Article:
What is school for?

 

Seth Godin’s speaking is one way of summarizing all we’ve discussed through this course. Students need to be taught how to connect dots, not to collect dots; in other words we should teach them how to think not what to think. Although I agree with Seth Godin on most things, I don’t agree all “eight things that he thinks are going to change completely”.

  1. Homework by day, lectures by night.
  2. No memorization.
  3. No predetermined course order.
  4. Precise, focused education.
  5. Experience based.
  6. Coach not teacher.
  7. Lifelong learning.
  8. No brand name colleges.

Especially one reply of the TED talk said that “How can you . . . . you who attended Tufts and Stanford. . . . . . that college did not help. YOU are the ultimate beneficiary of a college education. It is highly unlikely you would be in the position that you are in, without this. Rather hypocritical here. (David Orman).” I agree with the comment. This comment leads me to think of this in a different way than what Godin mentioned. Simply, we are able to have a chance think this type of issue with all resources because we are here at VT and especially we are taking this course. The brand name and raking of institute mean a lot in many different ways for students and society. The reputation of an institution is not only one of academic motivation to the students, also it symbolizes its contribution of intellectual part in its society.  Also, the reputation/brand of institute is the system we’ve created through industrialization; there have been numerous educational systems in different shapes through human history. I believe the problem is not brand name but the ranking system to order all institutions in one way of evaluation.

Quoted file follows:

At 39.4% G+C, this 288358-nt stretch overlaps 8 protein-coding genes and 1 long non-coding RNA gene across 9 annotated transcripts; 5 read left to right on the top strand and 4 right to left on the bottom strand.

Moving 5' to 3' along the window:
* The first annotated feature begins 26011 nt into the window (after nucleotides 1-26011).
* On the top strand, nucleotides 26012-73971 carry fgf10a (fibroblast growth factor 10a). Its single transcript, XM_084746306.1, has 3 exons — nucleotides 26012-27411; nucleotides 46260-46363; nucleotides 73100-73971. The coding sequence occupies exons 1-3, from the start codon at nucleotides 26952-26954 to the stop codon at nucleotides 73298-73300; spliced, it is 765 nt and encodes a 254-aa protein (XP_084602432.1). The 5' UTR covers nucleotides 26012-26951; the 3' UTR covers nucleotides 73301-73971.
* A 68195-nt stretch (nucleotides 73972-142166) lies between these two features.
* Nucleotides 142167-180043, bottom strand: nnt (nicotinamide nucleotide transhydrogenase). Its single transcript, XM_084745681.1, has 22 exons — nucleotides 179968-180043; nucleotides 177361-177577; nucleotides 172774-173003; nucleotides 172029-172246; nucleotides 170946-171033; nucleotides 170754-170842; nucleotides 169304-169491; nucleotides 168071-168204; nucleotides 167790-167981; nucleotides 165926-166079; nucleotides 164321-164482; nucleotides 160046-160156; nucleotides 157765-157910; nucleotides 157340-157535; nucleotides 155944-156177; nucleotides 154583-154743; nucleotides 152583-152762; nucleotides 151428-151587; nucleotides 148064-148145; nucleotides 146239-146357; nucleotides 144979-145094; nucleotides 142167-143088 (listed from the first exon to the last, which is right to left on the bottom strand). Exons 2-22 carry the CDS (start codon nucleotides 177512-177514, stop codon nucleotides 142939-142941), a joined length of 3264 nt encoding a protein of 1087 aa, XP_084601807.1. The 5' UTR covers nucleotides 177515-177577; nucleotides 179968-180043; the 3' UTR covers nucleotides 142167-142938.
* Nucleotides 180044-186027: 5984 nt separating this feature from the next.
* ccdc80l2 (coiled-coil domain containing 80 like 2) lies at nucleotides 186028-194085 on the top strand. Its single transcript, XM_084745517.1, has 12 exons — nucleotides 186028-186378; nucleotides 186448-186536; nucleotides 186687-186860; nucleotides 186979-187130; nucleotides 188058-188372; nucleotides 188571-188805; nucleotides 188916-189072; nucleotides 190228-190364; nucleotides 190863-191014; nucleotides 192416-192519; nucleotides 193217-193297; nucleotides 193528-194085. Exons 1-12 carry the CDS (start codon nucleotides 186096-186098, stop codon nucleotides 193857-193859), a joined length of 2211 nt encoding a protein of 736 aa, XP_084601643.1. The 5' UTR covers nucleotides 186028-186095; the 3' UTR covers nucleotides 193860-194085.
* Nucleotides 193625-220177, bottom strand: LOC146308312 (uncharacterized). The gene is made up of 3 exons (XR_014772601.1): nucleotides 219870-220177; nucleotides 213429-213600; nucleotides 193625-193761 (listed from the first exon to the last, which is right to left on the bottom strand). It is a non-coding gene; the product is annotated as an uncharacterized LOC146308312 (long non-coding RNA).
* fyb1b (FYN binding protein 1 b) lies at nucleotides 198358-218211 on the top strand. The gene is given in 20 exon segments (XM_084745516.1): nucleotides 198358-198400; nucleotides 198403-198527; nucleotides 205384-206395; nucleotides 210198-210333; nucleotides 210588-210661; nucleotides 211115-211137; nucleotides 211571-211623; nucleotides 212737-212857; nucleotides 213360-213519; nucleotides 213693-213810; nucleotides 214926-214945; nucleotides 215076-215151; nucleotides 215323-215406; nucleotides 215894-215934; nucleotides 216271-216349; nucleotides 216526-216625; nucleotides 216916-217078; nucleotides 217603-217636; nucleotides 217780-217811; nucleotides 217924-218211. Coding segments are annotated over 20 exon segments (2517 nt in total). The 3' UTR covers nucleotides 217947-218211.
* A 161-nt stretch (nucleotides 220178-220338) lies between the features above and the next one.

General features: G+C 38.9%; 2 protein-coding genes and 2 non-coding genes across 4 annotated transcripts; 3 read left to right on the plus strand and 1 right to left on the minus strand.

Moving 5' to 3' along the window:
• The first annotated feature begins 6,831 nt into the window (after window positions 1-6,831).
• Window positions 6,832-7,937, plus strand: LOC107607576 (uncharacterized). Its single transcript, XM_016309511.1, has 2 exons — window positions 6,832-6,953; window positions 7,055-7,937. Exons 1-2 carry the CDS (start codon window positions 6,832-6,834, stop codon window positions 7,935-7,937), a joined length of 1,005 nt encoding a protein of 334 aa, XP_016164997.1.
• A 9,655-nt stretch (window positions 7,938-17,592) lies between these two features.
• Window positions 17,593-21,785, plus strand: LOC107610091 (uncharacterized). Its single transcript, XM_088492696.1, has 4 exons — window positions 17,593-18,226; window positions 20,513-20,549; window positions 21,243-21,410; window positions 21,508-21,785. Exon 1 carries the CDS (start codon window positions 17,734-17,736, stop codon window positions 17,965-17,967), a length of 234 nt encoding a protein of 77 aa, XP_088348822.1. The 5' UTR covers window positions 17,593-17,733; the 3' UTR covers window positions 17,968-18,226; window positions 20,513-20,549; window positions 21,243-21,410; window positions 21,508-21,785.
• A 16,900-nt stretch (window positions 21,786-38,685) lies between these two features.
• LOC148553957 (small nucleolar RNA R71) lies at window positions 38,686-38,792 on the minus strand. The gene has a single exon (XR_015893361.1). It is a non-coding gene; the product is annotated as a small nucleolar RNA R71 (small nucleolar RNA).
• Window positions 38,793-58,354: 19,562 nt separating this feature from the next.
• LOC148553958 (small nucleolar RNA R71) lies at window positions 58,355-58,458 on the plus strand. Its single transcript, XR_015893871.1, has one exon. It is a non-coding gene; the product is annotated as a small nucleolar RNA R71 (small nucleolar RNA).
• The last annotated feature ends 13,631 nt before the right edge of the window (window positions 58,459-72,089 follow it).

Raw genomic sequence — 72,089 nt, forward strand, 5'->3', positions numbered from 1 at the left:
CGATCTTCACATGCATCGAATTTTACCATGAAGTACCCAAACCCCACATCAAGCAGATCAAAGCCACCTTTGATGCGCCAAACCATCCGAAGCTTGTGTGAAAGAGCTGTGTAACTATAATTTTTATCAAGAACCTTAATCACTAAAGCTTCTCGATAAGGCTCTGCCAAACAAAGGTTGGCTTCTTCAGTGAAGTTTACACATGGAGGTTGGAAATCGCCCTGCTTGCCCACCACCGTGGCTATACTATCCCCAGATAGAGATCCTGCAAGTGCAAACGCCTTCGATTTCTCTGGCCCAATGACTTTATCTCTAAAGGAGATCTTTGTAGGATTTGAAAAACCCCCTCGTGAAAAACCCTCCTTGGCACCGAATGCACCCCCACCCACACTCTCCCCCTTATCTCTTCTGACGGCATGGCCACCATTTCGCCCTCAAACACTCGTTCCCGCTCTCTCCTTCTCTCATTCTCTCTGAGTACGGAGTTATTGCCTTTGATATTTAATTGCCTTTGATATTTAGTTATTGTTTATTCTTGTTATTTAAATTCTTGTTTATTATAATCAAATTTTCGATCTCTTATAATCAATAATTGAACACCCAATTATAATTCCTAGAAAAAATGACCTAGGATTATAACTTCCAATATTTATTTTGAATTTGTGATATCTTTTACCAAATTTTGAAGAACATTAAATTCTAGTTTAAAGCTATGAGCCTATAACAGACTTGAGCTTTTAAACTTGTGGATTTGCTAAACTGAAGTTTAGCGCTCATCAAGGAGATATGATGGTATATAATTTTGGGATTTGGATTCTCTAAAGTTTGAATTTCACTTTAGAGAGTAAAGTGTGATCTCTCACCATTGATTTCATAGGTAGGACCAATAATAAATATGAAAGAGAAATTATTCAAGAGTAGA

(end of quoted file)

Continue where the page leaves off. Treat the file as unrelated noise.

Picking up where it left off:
Thinking outside the box

 

 

Question:

Connect 9 dots with four lines, without lifting your pencil from the paper.

 

 

 

 

 

 

 

 

 

 

 

 

 

These are the answers for this 9-dot puzzle. To solve the puzzle, we should step outside the normal or expected pattern of responses. In my view, there can be more answers by adjusting line style, plus line weight.

“Yea, Nay or A Third Way?”

I believe that it truly is one of most controversial questions I ever had. My answer is that everything can be the answer for the question: “Yea, Nay or A Third Way?”, the point of my answer is having “openness to change” and “an atmosphere of freedom” in any class(room).

"We can also ask students to use their devices in ways that help them and the rest of the class, looking up a confusing term, polling their friends on Facebook about a topic we're discussing or taking collaborative notes in an open document."

"We can ask students to close their laptops at particular moments, recognizing that it is useful to learn different things, at different times, in different ways."

I understand both approaches, the core is finding a way to balance the use of those new tools in order to maximize educational efficiency. There is no right answer, there could be various answers based on the type of subjects, the field of study, and the level of study. The point is either not allows them to use their laptops in class or not, rather we should focus on the question that Douglas Thomas posed: In the twenty-first century, “how do we cultivate the imagination?”

Pedagogy

The meaning of pedagogy for me is constantly changing as time goes on, particularly due to changing my cultural aspect and the rapid development of technology.

Pedagogy means교육학[敎育學] in Korean; 교육[敎育] can be interpreted into two meanings: education or training. I believe the education we are referring to in higher education is education rather than training. 학[學] is the word which represents a field of study.

In the Korean dictionary, 교육(education) is aiming to build one’s personality by teaching knowledge or skills. In the process of education, the important role is building one’s character/personality, which differentiates education and just training. For instance, educators play the important role not only in helping one achieve their academic goals, but also in helping the formation of one’s character. In Korean society, there is an old saying that teacher is considered as a parent. As Korea is part of the Confucian culture, the idea of Confucian 군사부일체 [君師父一體] could be a great indicator of status. It means that the king, teacher, and father should be treated the same.” Such strong responsibilities have framed my approach in understanding of pedagogy, and now it’s being developed in global society by interacting with inspiring colleagues from different backgrounds and countries.